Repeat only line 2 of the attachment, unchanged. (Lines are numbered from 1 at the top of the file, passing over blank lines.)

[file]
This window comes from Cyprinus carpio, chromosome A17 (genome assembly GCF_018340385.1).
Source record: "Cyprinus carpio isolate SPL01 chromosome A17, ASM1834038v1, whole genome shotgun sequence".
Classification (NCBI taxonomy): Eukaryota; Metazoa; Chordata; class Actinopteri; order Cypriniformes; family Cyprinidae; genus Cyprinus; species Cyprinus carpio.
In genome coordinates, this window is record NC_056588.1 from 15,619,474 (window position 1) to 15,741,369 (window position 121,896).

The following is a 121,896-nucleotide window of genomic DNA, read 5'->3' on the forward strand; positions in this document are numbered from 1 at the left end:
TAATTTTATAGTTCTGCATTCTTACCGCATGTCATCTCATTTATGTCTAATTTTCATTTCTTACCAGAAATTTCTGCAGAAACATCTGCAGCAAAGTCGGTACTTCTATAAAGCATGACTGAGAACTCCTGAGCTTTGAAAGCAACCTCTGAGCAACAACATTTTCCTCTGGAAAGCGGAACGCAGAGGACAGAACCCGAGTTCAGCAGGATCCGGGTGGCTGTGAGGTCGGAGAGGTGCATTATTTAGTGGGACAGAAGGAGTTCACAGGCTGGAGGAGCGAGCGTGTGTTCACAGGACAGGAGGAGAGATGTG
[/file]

Source record: "Cyprinus carpio isolate SPL01 chromosome A17, ASM1834038v1, whole genome shotgun sequence".